Like a good single, a terrible one reveals itself with airplay and forbearance. I don’t want to hate songs; to do so would shake ever-sensitive follicles, and styling gel is expensive. I promise my readers that my list will when possible eschew obvious selections. Songs beloved by colleagues and songs to which I’m supposed to genuflect will get my full hurricane-force winds, but it doesn’t mean that I won’t take shots at a jukebox hero overplayed when I was at a college bar drinking a cranberry vodka in a plastic thimble-sized cup.
Tina Turner – “The Best”
PEAK CHART POSITION: #15 in November 1989
Fully aware that she had created and promoted the Greatest Comeback of the Modern Rock Era, Tina Turner could be forgiven for recording “The Best,” I suppose.
This self-referential anthem crowned a helluva chart run that began in 1984: a #1 pop single in “What’s Love Got to Do with It” and two more top tens from Private Dancer; #2s in 1985 (“We Don’t Need Another Hero”) and 1986 (“Typical Male”); and between them a Bryan Adams duet and a couple top twenties. No wonder pro sports, car commercial producers, Applebee’s, and, uh, Joe Biden have used “The Best” when they needed rabbles roused.
After two estimable global hits, Foreign Affair announced itself as a new tent pole. It begins with a synth bass as thick as the walls of Fort Knox. Turner enters, a stun cannon. Subtlety wasn’t her métier, and in most cases a good thing; on “The Best,” she resorts to what I’d call her preset: blasting verses and choruses into rubble when she’s feeling kind, vaporizing them when not. Where 1984’s “Let’s Stay Together” benefited from the tension between her aggression, and the shifts from spareness to the sudden brass punctuations of the British Electric Foundation’s arrangement, “The Best” functions as an uninhabited demonstration of prowess. The “Freeway of Love” sax is too predictable to annoy. The drums clatter from here to Helsinki.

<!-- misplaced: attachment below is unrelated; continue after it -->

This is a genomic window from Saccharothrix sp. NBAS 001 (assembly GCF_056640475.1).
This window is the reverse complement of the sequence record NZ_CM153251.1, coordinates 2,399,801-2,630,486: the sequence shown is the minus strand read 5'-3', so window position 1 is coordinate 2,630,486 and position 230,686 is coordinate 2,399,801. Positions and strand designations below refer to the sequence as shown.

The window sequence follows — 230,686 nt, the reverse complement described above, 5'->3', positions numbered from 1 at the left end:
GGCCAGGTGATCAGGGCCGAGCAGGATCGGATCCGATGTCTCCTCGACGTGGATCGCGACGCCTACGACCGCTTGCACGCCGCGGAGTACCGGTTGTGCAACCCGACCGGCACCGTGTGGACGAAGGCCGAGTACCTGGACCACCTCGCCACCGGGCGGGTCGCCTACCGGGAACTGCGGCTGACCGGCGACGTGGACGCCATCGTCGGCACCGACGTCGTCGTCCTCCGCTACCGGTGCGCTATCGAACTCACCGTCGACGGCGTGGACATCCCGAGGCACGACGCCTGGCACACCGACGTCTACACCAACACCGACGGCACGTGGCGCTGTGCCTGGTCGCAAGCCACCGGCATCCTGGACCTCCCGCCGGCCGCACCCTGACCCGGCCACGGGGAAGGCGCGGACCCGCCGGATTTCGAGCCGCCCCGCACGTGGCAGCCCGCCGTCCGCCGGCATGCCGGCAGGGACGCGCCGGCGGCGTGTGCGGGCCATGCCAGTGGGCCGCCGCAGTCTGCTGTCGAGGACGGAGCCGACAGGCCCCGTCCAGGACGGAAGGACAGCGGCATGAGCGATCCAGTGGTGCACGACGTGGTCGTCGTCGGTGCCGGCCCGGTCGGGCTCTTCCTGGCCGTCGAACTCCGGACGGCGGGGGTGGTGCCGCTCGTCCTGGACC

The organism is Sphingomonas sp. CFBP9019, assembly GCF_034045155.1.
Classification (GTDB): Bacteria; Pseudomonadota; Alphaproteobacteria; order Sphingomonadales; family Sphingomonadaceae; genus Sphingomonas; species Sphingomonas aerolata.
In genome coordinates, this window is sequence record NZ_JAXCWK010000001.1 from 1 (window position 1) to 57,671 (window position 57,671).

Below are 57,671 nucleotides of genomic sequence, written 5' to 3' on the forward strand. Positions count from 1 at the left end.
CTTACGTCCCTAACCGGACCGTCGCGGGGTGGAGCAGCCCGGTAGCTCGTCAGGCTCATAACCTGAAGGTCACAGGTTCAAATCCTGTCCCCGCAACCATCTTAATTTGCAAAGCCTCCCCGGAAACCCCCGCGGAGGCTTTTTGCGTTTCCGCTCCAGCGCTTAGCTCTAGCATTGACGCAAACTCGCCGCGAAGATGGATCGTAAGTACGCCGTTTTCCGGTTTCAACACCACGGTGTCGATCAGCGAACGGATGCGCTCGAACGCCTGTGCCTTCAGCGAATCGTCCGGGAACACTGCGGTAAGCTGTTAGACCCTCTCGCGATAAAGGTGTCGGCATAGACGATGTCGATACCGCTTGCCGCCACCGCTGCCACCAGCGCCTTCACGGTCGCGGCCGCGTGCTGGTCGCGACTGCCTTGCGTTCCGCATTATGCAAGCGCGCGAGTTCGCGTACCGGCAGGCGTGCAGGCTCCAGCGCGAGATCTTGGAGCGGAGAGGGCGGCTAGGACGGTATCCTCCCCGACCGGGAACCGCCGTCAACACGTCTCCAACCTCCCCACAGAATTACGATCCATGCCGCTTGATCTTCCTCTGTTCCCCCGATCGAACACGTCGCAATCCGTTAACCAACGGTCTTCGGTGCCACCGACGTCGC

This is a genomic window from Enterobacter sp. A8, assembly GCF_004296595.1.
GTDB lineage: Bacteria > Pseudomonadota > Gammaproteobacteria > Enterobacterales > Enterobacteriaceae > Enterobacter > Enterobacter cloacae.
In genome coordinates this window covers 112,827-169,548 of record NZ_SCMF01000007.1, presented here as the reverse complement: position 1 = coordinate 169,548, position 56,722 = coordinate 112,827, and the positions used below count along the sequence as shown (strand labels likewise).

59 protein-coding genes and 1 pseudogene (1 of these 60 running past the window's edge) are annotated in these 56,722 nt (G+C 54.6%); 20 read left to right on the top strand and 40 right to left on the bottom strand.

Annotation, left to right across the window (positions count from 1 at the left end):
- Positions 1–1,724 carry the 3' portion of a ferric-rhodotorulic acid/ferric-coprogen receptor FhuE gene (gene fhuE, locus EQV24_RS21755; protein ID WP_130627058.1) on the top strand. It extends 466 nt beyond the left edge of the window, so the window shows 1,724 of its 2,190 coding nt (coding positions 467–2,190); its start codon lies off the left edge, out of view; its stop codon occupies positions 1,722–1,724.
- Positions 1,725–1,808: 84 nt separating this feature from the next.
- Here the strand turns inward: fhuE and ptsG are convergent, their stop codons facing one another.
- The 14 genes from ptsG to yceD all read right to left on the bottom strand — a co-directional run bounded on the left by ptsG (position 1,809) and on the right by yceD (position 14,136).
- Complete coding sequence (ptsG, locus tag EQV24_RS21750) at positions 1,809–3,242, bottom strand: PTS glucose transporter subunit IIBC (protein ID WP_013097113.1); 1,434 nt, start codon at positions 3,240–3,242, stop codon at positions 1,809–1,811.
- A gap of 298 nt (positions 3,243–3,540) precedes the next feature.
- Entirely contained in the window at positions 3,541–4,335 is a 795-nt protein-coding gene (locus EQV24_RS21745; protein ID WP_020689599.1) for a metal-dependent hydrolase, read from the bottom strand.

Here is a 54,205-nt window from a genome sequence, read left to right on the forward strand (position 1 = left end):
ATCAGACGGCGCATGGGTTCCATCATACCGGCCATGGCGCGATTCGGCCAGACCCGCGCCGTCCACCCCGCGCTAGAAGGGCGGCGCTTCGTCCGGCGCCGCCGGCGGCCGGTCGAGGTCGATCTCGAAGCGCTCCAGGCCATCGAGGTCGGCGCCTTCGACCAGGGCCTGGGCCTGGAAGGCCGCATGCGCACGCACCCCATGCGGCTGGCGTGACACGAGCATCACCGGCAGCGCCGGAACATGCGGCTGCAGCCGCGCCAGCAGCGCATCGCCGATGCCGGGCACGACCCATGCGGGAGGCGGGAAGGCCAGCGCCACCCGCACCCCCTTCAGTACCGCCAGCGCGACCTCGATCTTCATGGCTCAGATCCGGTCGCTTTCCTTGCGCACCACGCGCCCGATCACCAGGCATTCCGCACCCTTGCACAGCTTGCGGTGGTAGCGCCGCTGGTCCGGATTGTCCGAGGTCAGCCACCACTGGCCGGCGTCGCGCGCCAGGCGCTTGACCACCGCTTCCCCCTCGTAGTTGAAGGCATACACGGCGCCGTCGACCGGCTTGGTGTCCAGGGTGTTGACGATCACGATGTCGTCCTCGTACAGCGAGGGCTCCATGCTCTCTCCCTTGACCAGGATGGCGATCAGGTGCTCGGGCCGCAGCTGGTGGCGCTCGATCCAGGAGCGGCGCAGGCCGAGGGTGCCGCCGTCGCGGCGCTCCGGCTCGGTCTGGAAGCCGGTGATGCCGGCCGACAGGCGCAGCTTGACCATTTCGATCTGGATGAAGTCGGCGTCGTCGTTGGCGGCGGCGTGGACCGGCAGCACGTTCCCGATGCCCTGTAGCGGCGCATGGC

An important note: “The Best” had a life before Tina. Bonnie Tyler originally recorded this Chapman-Knight composition a year earlier; it went nowhere besides the Norway top ten, cursed by Mike Chapman’s flattening effect on rhythm sections. It also had a life after Tina: she re-recorded it with Australian Jimmy Barnes as “(Simply) The Best” in 1992 to promote the New South Wales Rugby League season. Other than Turner’s contributing a phlegmier performance, that version is a note-for-note reproduction if you discount Barnes’ guy-at-a-karaoke-bar appearance. In other words, despite its okay American chart position “The Best” lingered longer than bigger and superior hits like “Typical Male.”
But in the States it took a while to realize that Turner had faded. “She’s more like Ray Charles or Tony Bennett–her iconic clout is heaviest when she’s selling products other than her own expertly sultry recordings,” Robert Christgau theorized. Certified multi-platinum and cougher-up of three top forty entries, 1986’s Break Every Rule was, along with Lionel Richie’s Dancing on the Ceiling and Cyndi Lauper’s True Colors, one of 1986’s New Jerseys: a hit, but a deluxe, hollow one. The well-titled followup “Steamy Windows” sputtered to #39. Her last American top ten, “I Don’t Wanna Fight,” redresses the wrongs of “The Best”: by feeling out the contours of the straitjacket of an early nineties adult contemporary arrangement before slithering free for the sake of a triumphant chorus, Turner demonstrated her intuition for wringing pathos out of the constraints of pop form. Better than the shrieking blankness of “The Best” at any rate.